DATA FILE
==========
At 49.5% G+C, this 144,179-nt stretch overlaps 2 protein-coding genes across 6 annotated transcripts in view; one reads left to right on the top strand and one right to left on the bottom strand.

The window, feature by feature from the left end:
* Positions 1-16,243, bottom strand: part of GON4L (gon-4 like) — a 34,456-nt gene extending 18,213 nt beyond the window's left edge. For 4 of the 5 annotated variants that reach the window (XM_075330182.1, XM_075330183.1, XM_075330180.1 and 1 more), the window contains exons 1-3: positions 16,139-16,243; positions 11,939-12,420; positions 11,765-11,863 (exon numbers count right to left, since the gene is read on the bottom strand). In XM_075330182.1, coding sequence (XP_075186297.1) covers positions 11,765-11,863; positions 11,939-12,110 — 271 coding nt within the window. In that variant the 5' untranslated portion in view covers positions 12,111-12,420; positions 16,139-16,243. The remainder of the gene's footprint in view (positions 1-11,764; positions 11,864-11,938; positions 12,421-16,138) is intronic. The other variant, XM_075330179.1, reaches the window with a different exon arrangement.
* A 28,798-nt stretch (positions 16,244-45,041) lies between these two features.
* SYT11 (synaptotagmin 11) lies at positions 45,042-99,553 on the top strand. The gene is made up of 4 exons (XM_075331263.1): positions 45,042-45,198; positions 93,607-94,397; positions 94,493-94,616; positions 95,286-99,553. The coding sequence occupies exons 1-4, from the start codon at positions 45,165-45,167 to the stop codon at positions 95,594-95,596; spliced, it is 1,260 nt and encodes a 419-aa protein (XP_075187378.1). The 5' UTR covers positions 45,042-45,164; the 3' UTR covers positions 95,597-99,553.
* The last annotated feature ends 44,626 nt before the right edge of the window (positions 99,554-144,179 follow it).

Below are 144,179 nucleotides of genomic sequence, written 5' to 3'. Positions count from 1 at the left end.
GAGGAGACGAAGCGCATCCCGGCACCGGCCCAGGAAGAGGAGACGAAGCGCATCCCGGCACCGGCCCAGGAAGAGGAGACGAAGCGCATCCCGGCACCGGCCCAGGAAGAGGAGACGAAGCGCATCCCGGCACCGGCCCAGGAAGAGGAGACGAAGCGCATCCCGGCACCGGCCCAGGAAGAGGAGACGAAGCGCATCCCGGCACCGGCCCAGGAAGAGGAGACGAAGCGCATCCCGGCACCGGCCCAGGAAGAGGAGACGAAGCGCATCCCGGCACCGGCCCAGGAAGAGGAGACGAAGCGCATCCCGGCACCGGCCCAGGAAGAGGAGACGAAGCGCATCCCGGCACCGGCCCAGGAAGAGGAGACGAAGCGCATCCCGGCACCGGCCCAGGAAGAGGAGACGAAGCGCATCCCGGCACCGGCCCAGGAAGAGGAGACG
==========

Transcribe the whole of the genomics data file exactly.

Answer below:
At 49.5% G+C, this 144,179-nt stretch overlaps 2 protein-coding genes across 6 annotated transcripts in view; one reads left to right on the top strand and one right to left on the bottom strand.

The window, feature by feature from the left end:
* Positions 1-16,243, bottom strand: part of GON4L (gon-4 like) — a 34,456-nt gene extending 18,213 nt beyond the window's left edge. For 4 of the 5 annotated variants that reach the window (XM_075330182.1, XM_075330183.1, XM_075330180.1 and 1 more), the window contains exons 1-3: positions 16,139-16,243; positions 11,939-12,420; positions 11,765-11,863 (exon numbers count right to left, since the gene is read on the bottom strand). In XM_075330182.1, coding sequence (XP_075186297.1) covers positions 11,765-11,863; positions 11,939-12,110 — 271 coding nt within the window. In that variant the 5' untranslated portion in view covers positions 12,111-12,420; positions 16,139-16,243. The remainder of the gene's footprint in view (positions 1-11,764; positions 11,864-11,938; positions 12,421-16,138) is intronic. The other variant, XM_075330179.1, reaches the window with a different exon arrangement.
* A 28,798-nt stretch (positions 16,244-45,041) lies between these two features.
* SYT11 (synaptotagmin 11) lies at positions 45,042-99,553 on the top strand. The gene is made up of 4 exons (XM_075331263.1): positions 45,042-45,198; positions 93,607-94,397; positions 94,493-94,616; positions 95,286-99,553. The coding sequence occupies exons 1-4, from the start codon at positions 45,165-45,167 to the stop codon at positions 95,594-95,596; spliced, it is 1,260 nt and encodes a 419-aa protein (XP_075187378.1). The 5' UTR covers positions 45,042-45,164; the 3' UTR covers positions 95,597-99,553.
* The last annotated feature ends 44,626 nt before the right edge of the window (positions 99,554-144,179 follow it).

Below are 144,179 nucleotides of genomic sequence, written 5' to 3'. Positions count from 1 at the left end.
GAGGAGACGAAGCGCATCCCGGCACCGGCCCAGGAAGAGGAGACGAAGCGCATCCCGGCACCGGCCCAGGAAGAGGAGACGAAGCGCATCCCGGCACCGGCCCAGGAAGAGGAGACGAAGCGCATCCCGGCACCGGCCCAGGAAGAGGAGACGAAGCGCATCCCGGCACCGGCCCAGGAAGAGGAGACGAAGCGCATCCCGGCACCGGCCCAGGAAGAGGAGACGAAGCGCATCCCGGCACCGGCCCAGGAAGAGGAGACGAAGCGCATCCCGGCACCGGCCCAGGAAGAGGAGACGAAGCGCATCCCGGCACCGGCCCAGGAAGAGGAGACGAAGCGCATCCCGGCACCGGCCCAGGAAGAGGAGACGAAGCGCATCCCGGCACCGGCCCAGGAAGAGGAGACGAAGCGCATCCCGGCACCGGCCCAGGAAGAGGAGACG